SA's events industry to turn cities 'red' to highlight Covid-19 financial struggle
SA's office blocks and iconic buildings will be illuminated in red on August 5 to highlight the crisis the events industry is facing because of the Covid-19 pandemic.
It has been five months since those employed in the industry have been able to earn a living after the government closed entertainment spots and cancel major events to contain the spread of the virus.
The #LightSARed campaign has been launched because the industry fears it may not survive the next 100 days.
“On August 5 2020, the South African technical production and live events industry, under the LightSARed movement, will light various parts of SA red, to highlight the crippling implications the lockdown has had on the industry after five months of no work or income.
“Join us on August 5 as we #LightSAred from 6pm-8pm,” the #LightSARed movement said in a statement.
“Do you remember what it was like to stand in a crowd and dance? Do you remember being able to go to the theatre to catch a show, or enjoy an event with your colleagues?
“Do you remember what it was like to jive at a nightclub, catch your favourite DJ’s set, or listen to a live band ...
“It seems like a lifetime ago ... Unfortunately, for thousands in the events industry, it’s more than five pay cheques ago. Due to the restrictions on public gatherings during the Covid-19 pandemic, the events industry is in a state of emergency that is as life-threatening as the current pandemic.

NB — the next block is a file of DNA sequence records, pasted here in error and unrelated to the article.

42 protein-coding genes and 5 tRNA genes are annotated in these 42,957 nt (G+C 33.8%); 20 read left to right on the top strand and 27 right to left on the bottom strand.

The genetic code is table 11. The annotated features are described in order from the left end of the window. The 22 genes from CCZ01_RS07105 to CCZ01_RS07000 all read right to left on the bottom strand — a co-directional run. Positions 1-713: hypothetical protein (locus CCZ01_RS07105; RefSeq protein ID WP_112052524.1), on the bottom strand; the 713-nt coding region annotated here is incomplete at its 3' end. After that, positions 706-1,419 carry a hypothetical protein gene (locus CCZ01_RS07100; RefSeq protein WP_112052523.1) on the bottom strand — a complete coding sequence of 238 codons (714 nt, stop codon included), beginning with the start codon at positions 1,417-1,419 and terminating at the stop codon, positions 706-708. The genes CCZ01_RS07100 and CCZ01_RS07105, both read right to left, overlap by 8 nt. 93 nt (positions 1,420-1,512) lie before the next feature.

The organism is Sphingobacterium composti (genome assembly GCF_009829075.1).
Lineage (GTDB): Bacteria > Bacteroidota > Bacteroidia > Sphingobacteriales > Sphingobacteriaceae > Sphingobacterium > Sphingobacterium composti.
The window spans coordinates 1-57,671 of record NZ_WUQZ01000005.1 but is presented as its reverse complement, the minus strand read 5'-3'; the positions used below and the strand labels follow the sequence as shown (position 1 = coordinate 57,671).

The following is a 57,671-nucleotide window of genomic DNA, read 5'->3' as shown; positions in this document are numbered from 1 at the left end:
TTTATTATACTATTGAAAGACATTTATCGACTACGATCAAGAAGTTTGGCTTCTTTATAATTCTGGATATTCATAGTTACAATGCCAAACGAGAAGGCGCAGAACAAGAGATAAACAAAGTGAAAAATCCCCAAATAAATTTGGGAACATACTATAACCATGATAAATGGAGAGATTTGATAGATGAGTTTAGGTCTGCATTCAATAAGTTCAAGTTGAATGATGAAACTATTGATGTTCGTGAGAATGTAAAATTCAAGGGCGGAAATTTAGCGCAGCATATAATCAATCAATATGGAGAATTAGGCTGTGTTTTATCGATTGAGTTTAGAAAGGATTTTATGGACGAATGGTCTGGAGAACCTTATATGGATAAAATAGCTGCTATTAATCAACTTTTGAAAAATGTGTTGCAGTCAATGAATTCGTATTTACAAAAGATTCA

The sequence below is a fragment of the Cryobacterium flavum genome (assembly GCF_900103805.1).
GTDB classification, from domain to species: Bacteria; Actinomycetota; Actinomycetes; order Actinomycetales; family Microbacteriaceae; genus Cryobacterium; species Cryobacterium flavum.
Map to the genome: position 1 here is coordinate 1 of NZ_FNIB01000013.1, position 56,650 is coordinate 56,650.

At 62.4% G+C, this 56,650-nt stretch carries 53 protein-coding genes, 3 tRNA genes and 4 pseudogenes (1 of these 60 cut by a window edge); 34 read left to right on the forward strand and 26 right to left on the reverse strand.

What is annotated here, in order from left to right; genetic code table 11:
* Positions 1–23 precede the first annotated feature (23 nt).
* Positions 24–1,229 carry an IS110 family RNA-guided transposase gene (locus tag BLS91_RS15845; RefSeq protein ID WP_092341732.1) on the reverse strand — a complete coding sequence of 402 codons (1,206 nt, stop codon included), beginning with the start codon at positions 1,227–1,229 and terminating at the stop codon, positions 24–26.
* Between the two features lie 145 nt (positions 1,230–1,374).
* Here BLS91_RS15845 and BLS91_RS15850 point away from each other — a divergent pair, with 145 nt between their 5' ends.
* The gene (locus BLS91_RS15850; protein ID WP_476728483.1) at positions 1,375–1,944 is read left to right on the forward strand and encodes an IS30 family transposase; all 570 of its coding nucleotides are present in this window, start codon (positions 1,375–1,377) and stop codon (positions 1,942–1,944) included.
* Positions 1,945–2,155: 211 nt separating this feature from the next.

“Currently members of the technical production workforce have no way to make a living.
“The companies that hire them are going out of business. The people that supply equipment are shutting up shop. The production companies that bring artists to our shores are silenced. The venues that host gigs are closing their doors. If something is not done to help the industry survive during lockdown, when we are allowed to go out again – there will be nowhere to go.”
The movement said in the statement that the government had not engaged with them.
“We need to tell our story to decisionmakers, so that we can come up with a plan to survive the lockdown and open up events safely and responsibly when it’s safe to do so.
“We are running out of time to claim UIF TERS – even though we are still under level 5 lockdown as an industry.
“We are not able to feed our crew. Our crew are not able to feed their families. We need help to stay alive while the party is on hold.”
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